Free trade or protectionism has always been a controversial debate not only within countries but in the global trading arena. The issue was brought back to the forefront with the onset of the global economic recession that has plagued almost every country. Countries were looking at ways of reversing their trade deficits and protectionism seemed like the only solution People were and still are losing jobs especially in the manufacturing sectors with most of the blame being piled on the shipping of jobs overseas or the flooding of respective markets by cheap imports from overseas. When the global economy does recover, the issue will still be there with some countries feeling their economic future is more secure if high tariffs are introduced to restrict imports. (Bhagwati, 1989, 47)
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This is common rhetoric especially in the US manufacturing industry millions of jobs are being lost because much cheaper products like electronics are flooding its market from Japan and China. The average US manufacturer cannot push its production costs further down to compete with the imports. What angers them, even more, is the fact that Japan imposes high tariffs and restricts the number of US products through quotas entering the Japanese market.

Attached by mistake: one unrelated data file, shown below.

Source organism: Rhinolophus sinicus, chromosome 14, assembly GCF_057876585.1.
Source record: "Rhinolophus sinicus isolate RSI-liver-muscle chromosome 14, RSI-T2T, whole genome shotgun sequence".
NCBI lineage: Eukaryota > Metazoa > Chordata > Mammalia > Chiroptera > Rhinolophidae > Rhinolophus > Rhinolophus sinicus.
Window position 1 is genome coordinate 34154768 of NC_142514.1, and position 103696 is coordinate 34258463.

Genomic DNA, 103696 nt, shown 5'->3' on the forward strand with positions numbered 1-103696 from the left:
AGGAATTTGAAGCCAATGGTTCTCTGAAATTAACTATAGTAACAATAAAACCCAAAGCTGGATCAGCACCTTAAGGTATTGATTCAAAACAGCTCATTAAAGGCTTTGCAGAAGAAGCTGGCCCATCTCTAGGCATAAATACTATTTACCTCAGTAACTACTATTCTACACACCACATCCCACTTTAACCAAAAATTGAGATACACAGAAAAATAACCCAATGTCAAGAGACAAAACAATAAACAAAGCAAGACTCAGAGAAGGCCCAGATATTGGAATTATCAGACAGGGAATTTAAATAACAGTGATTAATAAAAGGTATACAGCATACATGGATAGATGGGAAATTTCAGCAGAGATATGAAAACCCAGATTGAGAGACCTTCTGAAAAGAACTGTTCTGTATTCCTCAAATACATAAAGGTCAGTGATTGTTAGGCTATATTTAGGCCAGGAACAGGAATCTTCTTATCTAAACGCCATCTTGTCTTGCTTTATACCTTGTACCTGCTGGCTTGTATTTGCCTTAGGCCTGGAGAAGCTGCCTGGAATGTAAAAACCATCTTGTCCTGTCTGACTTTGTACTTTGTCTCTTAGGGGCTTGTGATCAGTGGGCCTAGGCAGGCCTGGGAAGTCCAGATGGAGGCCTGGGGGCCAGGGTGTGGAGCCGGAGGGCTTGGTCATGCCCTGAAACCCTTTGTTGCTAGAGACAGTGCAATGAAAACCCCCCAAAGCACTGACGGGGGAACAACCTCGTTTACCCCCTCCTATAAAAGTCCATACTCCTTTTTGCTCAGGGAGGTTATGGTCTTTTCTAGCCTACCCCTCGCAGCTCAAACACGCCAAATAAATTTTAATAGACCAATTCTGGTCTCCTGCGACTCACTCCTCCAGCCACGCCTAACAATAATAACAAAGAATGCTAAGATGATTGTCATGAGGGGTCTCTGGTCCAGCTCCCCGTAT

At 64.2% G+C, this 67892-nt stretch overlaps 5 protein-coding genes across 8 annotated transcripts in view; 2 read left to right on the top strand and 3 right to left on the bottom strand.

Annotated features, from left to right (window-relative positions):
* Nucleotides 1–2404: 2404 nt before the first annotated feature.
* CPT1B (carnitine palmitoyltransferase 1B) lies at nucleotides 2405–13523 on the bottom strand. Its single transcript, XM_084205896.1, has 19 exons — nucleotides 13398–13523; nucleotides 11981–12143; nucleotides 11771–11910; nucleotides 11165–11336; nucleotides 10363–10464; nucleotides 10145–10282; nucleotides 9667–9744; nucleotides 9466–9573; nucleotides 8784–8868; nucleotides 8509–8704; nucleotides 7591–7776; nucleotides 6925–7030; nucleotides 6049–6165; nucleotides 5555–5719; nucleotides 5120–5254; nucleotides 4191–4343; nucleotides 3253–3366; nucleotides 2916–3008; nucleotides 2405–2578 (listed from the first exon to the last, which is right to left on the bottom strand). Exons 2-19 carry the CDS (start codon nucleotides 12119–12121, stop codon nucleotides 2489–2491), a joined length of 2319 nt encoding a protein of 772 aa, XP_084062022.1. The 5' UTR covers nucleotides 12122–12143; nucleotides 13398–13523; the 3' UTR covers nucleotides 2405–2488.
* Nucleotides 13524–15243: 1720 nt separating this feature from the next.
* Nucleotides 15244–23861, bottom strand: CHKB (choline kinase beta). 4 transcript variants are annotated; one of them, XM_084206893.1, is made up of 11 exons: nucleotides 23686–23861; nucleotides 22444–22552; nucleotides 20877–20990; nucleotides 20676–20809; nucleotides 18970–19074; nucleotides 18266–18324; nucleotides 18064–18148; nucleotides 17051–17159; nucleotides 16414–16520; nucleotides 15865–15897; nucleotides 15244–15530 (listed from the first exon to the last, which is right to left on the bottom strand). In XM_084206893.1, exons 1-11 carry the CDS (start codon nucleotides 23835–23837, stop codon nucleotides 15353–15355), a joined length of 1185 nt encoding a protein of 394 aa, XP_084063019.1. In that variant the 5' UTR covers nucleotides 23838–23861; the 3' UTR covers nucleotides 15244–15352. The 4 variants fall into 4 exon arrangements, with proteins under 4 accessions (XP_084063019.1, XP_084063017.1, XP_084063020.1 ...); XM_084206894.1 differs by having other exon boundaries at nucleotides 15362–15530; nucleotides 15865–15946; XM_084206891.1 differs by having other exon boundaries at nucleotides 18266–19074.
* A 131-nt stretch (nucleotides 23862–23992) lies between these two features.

It might appear like Japanese products have easy access to the American market but the fact is they do pay high tariffs to the US government and this revenue is used to spur various development activities. The main source of contention is whether this revenue generated from high tariffs is worth making millions of American workers jobless. In the case of Japan, the quota imposed on imports has resulted in astronomical prices on some commodities like rice due to lack of competition from imports.